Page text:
There are three main categories of machine learning. The first is called supervised learning. Supervised learning is defined by its use of labeled datasets to train algorithms to classify data or predict outcomes accurately. A labeled dataset is when you take data, often existing, historical data, that has both a bunch of inputs and the target output you are looking to predict.

The second category is unsupervised learning. This is utilized when you don’t have a labeled dataset but rather let a computer cluster and organize that dataset on its own. In this category,  a computer identifies hidden patterns and connections in the data without a human intervening with labeled data.

The last category is a hybrid of the first two called semi-supervised learning. Semi-supervised learning offers a happy medium between supervised and unsupervised learning. While training your data, it uses a smaller labeled dataset to identify which features might be helpful in a larger, unlabeled dataset.

How Nonprofits are Using Artificial Intelligence (AI)

Just as organizations can use data for a wide variety of purposes, machine learning can be applied to just about anything. From helping nonprofits better target fundraising outreach to identifying diseased crops in Africa, machine learning can help drive real impact for organizations.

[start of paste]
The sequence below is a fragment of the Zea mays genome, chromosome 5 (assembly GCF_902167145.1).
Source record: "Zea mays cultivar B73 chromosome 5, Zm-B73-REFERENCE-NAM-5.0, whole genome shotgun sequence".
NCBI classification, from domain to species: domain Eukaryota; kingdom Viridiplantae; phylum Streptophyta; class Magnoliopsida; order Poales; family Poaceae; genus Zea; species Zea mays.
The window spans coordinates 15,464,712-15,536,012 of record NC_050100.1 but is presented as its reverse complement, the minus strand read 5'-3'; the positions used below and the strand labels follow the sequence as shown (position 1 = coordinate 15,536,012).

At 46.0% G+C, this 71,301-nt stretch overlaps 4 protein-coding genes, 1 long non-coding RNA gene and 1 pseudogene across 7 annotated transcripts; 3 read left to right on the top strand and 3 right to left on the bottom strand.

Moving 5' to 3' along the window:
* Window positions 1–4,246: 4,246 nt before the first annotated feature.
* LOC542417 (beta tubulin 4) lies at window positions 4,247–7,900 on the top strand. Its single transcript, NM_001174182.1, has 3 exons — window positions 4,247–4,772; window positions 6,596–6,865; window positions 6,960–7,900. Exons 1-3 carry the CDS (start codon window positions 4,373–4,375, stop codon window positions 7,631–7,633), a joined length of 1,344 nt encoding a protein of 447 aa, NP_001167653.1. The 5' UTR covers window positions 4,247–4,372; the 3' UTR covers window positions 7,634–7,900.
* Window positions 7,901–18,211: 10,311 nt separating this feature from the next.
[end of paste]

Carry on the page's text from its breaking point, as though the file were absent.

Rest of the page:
For example, Google is working with Oceana and SkyTruth to identify instances of illegal fishing in a tool called Global Fishing Watch. It gives information freely to organizations, governments, advocacy groups, and more to have a view of global, commercial fishing activity.

Crisis Text Line has long used machine learning to support its human counselors. They use machine learning to triage and prioritize incoming texts and match individuals to the counselors best suited to support them. Crisis Text Line also highlights the risks of using machine learning. Politico reported they had a for-profit spin-off using their data to inform call centers, which highlights the complexity of where and how sensitive data gathered for AI/ML can or should be used..